No tax hike planned for North Huntingdon |

No tax hike planned for North Huntingdon

Joe Napsha

North Huntingdon property owners will likely see their township takes remain steady next year.

Township commissioners on Wednesday unanimously approved a $14.7 million tentative general fund budget, which holds the line on property taxes at 11.3 mills.

Of that tax levy, the revenue generated by 9.3 mills will be allocated to the general fund. An additional mill is set aside for the capital improvement fund and another mill goes toward the township’s fire departments.

To balance the 2020 budget, the township will have to transfer $2.2 million from its reserve fund.

Although North Huntingdon proposes to hold the line on real estate taxes next year, Jeff Silka, township manager, warned the commissioners last week during a budget discussion that it can’t sustain the current level of operations on the existing tax rate. The township has not raised real estate taxes for several years and actually cut taxes by a mill in 2013.

“We can’t do it without severely impacting services,” Silka said.

One mill generates about $380,000 for North Huntingdon and the revenue has remained flat for the past five years, Silka said.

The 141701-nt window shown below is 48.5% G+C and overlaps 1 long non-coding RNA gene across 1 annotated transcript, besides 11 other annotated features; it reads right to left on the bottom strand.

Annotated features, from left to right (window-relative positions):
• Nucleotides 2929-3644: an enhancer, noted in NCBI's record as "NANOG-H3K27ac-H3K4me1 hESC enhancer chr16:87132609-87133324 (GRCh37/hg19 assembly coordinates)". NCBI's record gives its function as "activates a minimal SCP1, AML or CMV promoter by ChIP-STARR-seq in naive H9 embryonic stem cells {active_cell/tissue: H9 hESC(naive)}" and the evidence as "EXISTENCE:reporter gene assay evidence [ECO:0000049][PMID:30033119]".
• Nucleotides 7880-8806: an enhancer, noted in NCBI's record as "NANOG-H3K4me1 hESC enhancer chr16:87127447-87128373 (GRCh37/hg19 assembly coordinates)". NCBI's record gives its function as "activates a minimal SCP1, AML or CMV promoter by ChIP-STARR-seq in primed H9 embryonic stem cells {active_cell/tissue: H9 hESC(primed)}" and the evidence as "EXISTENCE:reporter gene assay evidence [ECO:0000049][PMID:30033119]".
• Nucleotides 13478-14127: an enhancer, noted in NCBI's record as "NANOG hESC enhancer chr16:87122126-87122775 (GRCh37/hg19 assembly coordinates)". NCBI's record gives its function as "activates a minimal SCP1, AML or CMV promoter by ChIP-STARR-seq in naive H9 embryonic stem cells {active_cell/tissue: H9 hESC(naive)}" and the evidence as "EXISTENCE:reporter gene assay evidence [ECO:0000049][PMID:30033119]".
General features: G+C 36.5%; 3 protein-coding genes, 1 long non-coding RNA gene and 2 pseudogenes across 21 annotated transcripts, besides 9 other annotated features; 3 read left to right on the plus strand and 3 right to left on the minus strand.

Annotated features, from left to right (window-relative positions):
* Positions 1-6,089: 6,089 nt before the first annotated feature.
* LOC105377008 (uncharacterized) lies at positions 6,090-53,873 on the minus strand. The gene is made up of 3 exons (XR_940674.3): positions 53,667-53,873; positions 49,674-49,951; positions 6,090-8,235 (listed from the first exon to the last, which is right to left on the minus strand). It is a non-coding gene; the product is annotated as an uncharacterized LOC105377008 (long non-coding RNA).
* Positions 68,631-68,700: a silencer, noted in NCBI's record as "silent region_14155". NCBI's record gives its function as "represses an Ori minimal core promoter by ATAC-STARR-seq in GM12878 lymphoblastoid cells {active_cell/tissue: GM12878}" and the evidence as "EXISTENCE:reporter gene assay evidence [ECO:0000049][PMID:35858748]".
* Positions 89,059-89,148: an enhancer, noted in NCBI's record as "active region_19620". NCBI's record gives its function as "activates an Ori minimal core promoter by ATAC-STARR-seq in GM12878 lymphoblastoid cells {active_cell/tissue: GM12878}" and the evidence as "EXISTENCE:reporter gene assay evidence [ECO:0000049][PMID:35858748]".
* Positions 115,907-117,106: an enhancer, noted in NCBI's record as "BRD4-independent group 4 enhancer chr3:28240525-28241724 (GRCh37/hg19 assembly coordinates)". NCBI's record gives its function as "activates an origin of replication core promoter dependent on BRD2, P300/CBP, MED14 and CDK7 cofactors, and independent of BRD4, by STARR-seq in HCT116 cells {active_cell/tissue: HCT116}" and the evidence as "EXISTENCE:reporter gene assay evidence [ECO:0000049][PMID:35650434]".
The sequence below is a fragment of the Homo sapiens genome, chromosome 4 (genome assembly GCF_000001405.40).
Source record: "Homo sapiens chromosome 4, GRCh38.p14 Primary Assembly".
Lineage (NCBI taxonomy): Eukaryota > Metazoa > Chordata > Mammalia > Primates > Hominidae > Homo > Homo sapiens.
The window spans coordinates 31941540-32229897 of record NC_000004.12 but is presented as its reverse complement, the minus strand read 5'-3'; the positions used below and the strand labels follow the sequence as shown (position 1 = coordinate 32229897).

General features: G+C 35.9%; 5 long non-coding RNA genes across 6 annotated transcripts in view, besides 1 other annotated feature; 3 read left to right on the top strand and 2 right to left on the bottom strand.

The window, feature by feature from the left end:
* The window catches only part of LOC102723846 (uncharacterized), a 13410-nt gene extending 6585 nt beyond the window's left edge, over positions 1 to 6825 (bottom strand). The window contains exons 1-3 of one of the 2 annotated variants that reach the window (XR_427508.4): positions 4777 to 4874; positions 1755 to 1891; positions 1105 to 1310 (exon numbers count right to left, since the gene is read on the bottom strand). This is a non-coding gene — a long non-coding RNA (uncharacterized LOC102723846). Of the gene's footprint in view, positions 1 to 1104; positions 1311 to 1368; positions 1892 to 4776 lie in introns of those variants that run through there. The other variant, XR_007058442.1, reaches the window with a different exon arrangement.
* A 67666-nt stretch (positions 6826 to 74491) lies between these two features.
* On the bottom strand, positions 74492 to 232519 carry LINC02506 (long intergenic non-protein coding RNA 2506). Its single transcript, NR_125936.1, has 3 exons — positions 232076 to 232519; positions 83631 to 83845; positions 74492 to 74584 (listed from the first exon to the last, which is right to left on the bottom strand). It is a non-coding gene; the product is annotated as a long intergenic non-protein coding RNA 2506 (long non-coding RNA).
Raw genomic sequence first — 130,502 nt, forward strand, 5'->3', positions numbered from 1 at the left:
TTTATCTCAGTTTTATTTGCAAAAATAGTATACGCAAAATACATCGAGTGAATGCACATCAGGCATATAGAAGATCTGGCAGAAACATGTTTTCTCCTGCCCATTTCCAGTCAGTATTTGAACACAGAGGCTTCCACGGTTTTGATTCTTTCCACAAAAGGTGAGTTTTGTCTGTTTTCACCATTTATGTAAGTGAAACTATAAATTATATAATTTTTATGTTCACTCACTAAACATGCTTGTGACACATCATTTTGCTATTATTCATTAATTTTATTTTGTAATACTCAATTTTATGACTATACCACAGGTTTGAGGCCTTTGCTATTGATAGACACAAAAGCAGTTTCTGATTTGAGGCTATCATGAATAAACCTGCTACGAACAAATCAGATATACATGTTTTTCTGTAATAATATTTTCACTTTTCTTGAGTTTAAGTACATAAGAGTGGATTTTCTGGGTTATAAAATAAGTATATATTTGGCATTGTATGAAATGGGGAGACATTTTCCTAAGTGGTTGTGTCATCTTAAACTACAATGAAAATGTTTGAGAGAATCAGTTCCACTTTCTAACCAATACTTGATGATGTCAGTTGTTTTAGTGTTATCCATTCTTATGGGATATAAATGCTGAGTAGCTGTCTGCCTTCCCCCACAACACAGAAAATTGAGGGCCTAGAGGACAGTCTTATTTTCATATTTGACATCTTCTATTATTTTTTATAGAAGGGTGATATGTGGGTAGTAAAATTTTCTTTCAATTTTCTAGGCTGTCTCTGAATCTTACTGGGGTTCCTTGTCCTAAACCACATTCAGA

Looking ahead, Silka said the township will have to spend about $1 million a year for the next five years to meet the requirements of the storm sewer system regulations. North Huntingdon will allocate $440,000 for stormwater facility maintenance and landslide repair next year.

“We don’t have an extra million to fix retention ponds,” Silka said.

The township is expected to approve the final budget on Dec. 18, Silka said.

Personnel moves

In a budget-related matter, the commissioners this week promoted Ryan Fonzi from interim planning director to planning director, at a salary of $80,000.

Fonzi had been the interim planning director since former planning director-township engineer left the position in September.

Paul Christner was hired as the township engineer at a salary of $82,000.

Commissioner Brian Blasko said he was disappointed because Christner was willing to work for less money, but the township offered him more.

North Huntingdon needs to pay employees competitive salaries, otherwise, those workers will leave for other jobs, Silka said.

Having one person to handle the planning duties and another person to do engineering work should reduce the amount of money spent on contracted engineering services, Commissioner Zachary Haigis said.

Joe Napsha is a Tribune-Review staff writer. You can contact Joe at 724-836-5252, [email protected] or via Twitter .

Categories: Local | Norwin | Westmoreland
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